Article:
It is the contention of the plaintiff that the colt “ Huron ” was sold “with all of his racing engagements,” among which was “ The Futurity ; ” and that by means of this purchase of the colt, he became entitled to run the said colt in “ The Futurity ” race on August 29, 1891. It must be conceded that, at the time of the sale, in April, 1890, the said colt was eligible as a competitor for “ The Futurity.” In the catalogue of sale, he was described as “ Eligible to Coney Island Futurity, 1891.” We do not understand that any claim is made to the contrary.

We agree with the learned court below that this announcement 6f the colt’s eligibility in respect to “ The Futurity ” race meant that he was “ legally qualified to enter into it.” The question to-be met, however, is this: was he sold with this engagement ?

This right of privilege, called an engagement, had its origin in a contract entered into between General Jackson, the owner of “Belle Meade Stud Farm,” and the defendant: and it cannot be *584enforced, except in pursuance of the terms and conditions o£ that contract. If, by the purchase, the plaintiff became the owner of the colt’s engagements, and succeeded to the rights of General Jackson, he, in his efforts to enforce those rights, must submit to the rules of the defendant, under and subject to which the contract was originally made.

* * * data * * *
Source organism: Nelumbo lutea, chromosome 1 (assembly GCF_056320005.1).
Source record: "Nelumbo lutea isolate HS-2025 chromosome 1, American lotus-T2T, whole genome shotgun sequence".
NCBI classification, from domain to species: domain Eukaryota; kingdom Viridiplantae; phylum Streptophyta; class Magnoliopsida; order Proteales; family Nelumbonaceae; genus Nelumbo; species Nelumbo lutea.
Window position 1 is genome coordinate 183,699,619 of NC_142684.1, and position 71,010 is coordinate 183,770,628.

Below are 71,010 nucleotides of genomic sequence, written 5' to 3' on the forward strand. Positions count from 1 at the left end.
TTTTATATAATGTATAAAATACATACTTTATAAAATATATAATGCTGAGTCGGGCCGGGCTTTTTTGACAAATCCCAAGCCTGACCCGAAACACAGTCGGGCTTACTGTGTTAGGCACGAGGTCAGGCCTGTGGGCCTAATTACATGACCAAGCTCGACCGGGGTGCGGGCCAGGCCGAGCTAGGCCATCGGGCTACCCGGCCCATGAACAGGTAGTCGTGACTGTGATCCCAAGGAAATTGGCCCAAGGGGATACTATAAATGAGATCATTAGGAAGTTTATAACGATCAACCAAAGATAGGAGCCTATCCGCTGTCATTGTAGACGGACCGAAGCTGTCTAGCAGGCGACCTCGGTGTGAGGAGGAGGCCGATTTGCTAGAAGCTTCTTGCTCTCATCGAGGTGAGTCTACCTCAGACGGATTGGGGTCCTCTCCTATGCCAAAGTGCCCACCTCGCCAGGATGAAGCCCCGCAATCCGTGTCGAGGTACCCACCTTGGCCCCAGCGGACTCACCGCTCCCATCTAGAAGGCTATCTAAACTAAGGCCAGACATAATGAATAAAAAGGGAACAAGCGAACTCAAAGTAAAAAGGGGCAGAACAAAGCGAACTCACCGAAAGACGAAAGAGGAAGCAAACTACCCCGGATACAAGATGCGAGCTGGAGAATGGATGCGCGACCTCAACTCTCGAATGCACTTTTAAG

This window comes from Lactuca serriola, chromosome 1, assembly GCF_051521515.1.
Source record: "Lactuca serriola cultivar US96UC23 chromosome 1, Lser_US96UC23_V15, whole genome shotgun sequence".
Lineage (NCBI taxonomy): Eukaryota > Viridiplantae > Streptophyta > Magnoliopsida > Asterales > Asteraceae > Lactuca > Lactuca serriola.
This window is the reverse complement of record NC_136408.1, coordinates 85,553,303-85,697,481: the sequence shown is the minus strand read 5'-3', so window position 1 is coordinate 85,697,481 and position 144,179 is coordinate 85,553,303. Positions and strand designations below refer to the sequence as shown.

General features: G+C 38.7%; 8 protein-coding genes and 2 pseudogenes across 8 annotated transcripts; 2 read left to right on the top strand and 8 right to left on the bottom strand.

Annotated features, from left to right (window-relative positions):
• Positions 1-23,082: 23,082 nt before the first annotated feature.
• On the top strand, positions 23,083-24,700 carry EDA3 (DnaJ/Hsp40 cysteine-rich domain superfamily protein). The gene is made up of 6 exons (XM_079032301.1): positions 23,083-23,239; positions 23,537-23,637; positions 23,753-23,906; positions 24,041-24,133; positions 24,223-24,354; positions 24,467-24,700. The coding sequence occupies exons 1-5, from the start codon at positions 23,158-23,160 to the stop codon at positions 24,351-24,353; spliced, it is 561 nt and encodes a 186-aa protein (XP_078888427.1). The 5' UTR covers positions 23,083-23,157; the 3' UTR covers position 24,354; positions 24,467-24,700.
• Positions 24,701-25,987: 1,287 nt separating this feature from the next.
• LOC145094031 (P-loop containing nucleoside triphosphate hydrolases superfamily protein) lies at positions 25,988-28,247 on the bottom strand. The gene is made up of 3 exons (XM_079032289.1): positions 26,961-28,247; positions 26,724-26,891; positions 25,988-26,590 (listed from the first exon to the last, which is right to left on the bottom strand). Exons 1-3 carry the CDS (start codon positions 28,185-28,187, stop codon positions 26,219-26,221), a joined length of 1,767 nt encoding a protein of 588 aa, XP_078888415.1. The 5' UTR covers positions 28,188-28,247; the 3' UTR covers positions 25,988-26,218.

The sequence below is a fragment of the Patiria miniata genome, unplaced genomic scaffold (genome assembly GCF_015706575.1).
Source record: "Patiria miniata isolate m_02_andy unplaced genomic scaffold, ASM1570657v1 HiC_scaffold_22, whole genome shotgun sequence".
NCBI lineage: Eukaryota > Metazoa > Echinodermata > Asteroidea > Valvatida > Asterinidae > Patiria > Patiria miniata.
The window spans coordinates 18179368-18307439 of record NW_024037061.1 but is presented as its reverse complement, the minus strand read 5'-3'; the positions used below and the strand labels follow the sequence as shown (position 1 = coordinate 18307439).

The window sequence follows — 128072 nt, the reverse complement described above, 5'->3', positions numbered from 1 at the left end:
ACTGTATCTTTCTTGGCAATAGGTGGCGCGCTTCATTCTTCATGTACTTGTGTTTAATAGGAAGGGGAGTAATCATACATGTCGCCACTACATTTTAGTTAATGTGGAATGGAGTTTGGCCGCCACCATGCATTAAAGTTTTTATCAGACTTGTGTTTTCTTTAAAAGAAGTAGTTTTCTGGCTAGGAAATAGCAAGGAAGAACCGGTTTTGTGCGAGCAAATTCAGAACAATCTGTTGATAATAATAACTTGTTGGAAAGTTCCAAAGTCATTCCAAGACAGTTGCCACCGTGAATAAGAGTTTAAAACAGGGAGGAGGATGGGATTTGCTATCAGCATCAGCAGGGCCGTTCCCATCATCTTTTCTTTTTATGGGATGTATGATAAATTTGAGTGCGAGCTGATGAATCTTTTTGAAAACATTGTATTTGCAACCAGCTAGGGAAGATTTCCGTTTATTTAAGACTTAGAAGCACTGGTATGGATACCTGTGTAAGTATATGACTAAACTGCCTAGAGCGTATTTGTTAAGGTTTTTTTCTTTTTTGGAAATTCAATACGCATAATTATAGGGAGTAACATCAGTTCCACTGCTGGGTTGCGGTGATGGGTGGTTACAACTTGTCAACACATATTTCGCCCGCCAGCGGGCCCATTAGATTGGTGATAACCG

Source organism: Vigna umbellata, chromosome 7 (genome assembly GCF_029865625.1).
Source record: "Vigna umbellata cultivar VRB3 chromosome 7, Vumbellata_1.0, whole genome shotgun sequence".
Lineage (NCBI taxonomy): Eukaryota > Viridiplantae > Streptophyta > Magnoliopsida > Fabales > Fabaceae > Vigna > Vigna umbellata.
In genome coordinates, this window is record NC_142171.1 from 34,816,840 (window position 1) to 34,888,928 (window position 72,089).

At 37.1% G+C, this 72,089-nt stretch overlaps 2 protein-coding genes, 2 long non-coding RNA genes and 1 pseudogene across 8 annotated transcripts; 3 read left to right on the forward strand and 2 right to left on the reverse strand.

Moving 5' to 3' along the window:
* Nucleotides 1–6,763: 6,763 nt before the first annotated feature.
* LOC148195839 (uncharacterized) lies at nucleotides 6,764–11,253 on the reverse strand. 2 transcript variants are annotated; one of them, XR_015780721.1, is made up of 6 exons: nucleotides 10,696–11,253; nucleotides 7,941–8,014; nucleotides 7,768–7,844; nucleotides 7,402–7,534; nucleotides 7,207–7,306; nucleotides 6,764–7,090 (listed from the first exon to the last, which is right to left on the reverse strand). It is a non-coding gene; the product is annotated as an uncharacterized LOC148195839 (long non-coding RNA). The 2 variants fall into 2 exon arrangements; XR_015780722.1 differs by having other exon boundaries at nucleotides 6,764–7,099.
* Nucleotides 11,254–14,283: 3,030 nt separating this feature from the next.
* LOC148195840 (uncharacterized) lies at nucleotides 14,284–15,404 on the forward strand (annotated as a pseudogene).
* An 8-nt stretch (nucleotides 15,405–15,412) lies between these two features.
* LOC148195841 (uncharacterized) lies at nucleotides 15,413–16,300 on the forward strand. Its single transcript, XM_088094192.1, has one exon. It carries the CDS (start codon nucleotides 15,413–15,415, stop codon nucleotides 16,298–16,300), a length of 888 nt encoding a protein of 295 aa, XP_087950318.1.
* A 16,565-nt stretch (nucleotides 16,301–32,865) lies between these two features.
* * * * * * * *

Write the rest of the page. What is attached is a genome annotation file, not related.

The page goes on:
Bule 61 of defendant provides that when the horse is sold at public auction, the advertised conditions of the sale are sufficient evidence that he was sold with his engagements. As we read the catalogue of the sale, we do not understand the words “ Eligible to Coney Island Futurity, 1891, Brood Mare, Sweepstakes, West Side Park, Nashville, 1891,” as constituting one of the conditions of the sale. It was a portion of the description of the colt, and a statement of the possibilities that a purchaser might realize.

The conditions of the sale, as published in the catalogue, were set forth in five paragraphs, numbered respectively from first to fifth, and contain no reference whatever to the engagements of the colt “ Huron ” or any other horse. In the conditions of sale no engagements are specified, as provided for by “ Section 61. Rules of Racing, Regulations of the Course and Betting Rules,” adopted by the defendant, and in force at the time the contract under consideration was entered into between General Jackson and the defendant We fail to find any evidence in the record tó support the conclusion that the colt “ Huron ” was sold with his engagements.

We cannot agree with the learned court below that the statement, ^ Eligible to Coney Island Futurity, 1891," in the description of the colt “ Huron,” can be read in with the conditions of the sale, and operate as a declaration by the vendor that the colt “ Huron ” was sold with his engagements. We think that it cannot even be said that a representation as to the eligibility to the Futurity race was one of the conditions of sale. Could it be given an interpretation so elastic, it would certainly be unreasonable to make the further claim that this description meant a sale of the colt with his engagements.